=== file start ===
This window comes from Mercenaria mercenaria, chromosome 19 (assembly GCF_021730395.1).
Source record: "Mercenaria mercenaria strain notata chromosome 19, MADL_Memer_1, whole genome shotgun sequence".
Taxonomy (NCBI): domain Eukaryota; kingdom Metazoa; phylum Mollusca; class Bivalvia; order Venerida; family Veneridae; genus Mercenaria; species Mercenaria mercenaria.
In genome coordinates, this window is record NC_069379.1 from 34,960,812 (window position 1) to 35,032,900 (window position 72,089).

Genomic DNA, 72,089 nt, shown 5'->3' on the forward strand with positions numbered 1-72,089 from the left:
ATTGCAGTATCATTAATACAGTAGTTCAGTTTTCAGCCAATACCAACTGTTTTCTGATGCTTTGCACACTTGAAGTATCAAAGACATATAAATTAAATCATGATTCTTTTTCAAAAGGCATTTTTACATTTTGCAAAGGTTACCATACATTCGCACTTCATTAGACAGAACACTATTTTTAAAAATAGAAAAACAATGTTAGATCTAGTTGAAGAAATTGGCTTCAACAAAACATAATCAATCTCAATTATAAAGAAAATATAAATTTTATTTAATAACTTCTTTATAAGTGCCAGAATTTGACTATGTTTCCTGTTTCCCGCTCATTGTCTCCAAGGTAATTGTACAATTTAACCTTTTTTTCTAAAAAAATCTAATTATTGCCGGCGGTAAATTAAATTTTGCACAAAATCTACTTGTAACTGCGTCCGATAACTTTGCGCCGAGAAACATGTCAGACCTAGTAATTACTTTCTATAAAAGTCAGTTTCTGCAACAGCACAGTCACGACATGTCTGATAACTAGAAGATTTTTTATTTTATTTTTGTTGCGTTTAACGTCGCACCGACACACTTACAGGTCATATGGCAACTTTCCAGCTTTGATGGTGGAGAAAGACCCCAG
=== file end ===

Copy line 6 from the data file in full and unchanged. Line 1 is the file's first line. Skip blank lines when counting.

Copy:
ATTGCAGTATCATTAATACAGTAGTTCAGTTTTCAGCCAATACCAACTGTTTTCTGATGCTTTGCACACTTGAAGTATCAAAGACATATAAATTAAATCATGATTCTTTTTCAAAAGGCATTTTTACATTTTGCAAAGGTTACCATACATTCGCACTTCATTAGACAGAACACTATTTTTAAAAATAGAAAAACAATGTTAGATCTAGTTGAAGAAATTGGCTTCAACAAAACATAATCAATCTCAATTATAAAGAAAATATAAATTTTATTTAATAACTTCTTTATAAGTGCCAGAATTTGACTATGTTTCCTGTTTCCCGCTCATTGTCTCCAAGGTAATTGTACAATTTAACCTTTTTTTCTAAAAAAATCTAATTATTGCCGGCGGTAAATTAAATTTTGCACAAAATCTACTTGTAACTGCGTCCGATAACTTTGCGCCGAGAAACATGTCAGACCTAGTAATTACTTTCTATAAAAGTCAGTTTCTGCAACAGCACAGTCACGACATGTCTGATAACTAGAAGATTTTTTATTTTATTTTTGTTGCGTTTAACGTCGCACCGACACACTTACAGGTCATATGGCAACTTTCCAGCTTTGATGGTGGAGAAAGACCCCAG